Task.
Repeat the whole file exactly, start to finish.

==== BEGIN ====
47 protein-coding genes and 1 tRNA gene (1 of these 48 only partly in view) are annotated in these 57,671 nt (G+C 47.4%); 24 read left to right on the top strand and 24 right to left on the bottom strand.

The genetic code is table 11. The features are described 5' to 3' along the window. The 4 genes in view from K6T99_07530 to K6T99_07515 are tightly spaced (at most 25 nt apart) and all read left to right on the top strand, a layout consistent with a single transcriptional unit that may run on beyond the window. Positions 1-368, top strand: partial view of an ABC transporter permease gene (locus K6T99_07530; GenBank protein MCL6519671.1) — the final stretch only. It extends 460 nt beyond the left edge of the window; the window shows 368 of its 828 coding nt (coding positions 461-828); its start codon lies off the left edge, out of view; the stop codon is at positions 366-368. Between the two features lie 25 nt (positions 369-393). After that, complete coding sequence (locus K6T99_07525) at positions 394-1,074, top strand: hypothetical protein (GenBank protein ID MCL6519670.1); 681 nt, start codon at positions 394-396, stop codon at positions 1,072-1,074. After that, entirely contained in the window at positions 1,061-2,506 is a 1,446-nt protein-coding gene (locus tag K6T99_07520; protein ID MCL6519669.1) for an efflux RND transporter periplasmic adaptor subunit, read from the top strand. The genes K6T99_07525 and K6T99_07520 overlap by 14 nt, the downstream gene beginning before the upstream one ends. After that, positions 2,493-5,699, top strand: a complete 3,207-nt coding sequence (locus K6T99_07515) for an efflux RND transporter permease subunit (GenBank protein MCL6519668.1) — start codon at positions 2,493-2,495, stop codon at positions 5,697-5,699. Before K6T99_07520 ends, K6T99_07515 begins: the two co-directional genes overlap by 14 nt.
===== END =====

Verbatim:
47 protein-coding genes and 1 tRNA gene (1 of these 48 only partly in view) are annotated in these 57,671 nt (G+C 47.4%); 24 read left to right on the top strand and 24 right to left on the bottom strand.

The genetic code is table 11. The features are described 5' to 3' along the window. The 4 genes in view from K6T99_07530 to K6T99_07515 are tightly spaced (at most 25 nt apart) and all read left to right on the top strand, a layout consistent with a single transcriptional unit that may run on beyond the window. Positions 1-368, top strand: partial view of an ABC transporter permease gene (locus K6T99_07530; GenBank protein MCL6519671.1) — the final stretch only. It extends 460 nt beyond the left edge of the window; the window shows 368 of its 828 coding nt (coding positions 461-828); its start codon lies off the left edge, out of view; the stop codon is at positions 366-368. Between the two features lie 25 nt (positions 369-393). After that, complete coding sequence (locus K6T99_07525) at positions 394-1,074, top strand: hypothetical protein (GenBank protein ID MCL6519670.1); 681 nt, start codon at positions 394-396, stop codon at positions 1,072-1,074. After that, entirely contained in the window at positions 1,061-2,506 is a 1,446-nt protein-coding gene (locus tag K6T99_07520; protein ID MCL6519669.1) for an efflux RND transporter periplasmic adaptor subunit, read from the top strand. The genes K6T99_07525 and K6T99_07520 overlap by 14 nt, the downstream gene beginning before the upstream one ends. After that, positions 2,493-5,699, top strand: a complete 3,207-nt coding sequence (locus K6T99_07515) for an efflux RND transporter permease subunit (GenBank protein MCL6519668.1) — start codon at positions 2,493-2,495, stop codon at positions 5,697-5,699. Before K6T99_07520 ends, K6T99_07515 begins: the two co-directional genes overlap by 14 nt.